Sunday, February 17, 2013

Things We Get Wrong (1 Timothy 5:17-25)

[17] Let the elders who rule well be considered worthy of double honor, especially those who labor in preaching and teaching. [18] For the Scripture says, “You shall not muzzle an ox when it treads out the grain,” and, “The laborer deserves his wages.” [19] Do not admit a charge against an elder except on the evidence of two or three witnesses. [20] As for those who persist in sin, rebuke them in the presence of all, so that the rest may stand in fear. [21] In the presence of God and of Christ Jesus and of the elect angels I charge you to keep these rules without prejudging, doing nothing from partiality. [22] Do not be hasty in the laying on of hands, nor take part in the sins of others; keep yourself pure. [23] (No longer drink only water, but use a little wine for the sake of your stomach and your frequent ailments.) [24] The sins of some people are conspicuous, going before them to judgment, but the sins of others appear later. [25] So also good works are conspicuous, and even those that are not cannot remain hidden.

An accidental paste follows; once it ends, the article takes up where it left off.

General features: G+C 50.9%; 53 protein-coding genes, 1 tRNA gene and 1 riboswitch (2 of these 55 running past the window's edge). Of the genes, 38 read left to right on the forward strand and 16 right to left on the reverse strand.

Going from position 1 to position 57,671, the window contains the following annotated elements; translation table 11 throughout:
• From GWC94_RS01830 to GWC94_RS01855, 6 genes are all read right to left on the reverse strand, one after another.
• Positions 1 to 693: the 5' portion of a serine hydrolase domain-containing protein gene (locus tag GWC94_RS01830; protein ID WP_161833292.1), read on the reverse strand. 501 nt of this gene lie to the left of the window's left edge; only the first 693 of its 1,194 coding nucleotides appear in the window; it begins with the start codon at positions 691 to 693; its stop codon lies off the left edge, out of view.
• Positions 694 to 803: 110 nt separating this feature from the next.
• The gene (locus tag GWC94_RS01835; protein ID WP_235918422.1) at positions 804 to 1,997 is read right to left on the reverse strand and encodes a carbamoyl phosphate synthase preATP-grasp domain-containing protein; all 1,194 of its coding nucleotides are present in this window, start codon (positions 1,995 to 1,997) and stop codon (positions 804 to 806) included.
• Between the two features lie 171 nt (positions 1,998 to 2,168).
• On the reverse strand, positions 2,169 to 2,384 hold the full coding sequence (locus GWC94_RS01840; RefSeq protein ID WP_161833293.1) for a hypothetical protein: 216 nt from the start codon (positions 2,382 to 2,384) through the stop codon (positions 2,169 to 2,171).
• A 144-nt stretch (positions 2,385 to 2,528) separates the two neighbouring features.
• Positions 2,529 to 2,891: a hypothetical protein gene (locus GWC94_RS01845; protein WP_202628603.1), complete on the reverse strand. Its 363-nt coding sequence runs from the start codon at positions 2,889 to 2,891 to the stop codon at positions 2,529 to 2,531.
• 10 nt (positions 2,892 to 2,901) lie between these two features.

(1 Timothy 5:17-25 ESV)

People look to this passage to justify vocational ministry. (They are not exactly wrong in doing so.) However, the way the industry of religious professionals has developed is not what this single verse is about. There is probably a whole book worth of content on how we do professional church leadership wrong these days. The fact that elders are hired guns that climb a career ladder and usually remain outside the local family is just the tip of the iceberg.

Then again, this whole remaining paragraph here could be labeled “things about which the church ignores the Bible.” We generally don’t handle accusations this way, and we don’t judge true violations this way. We appoint far too many people to positions too hastily and we drag our feet too much with others. We make up all sorts of laws that shouldn’t be violated like the way we handle (or don’t) alcohol; and worse, we cloud the waters when it comes to true sin with all of our legalistic traditions.

What it all boils down to (when these problems are readily apparent) is that the church has ceased to be a family and a household and has become a traditional institution of a cultural, man-made religion. We need to get back to being a community of faith.

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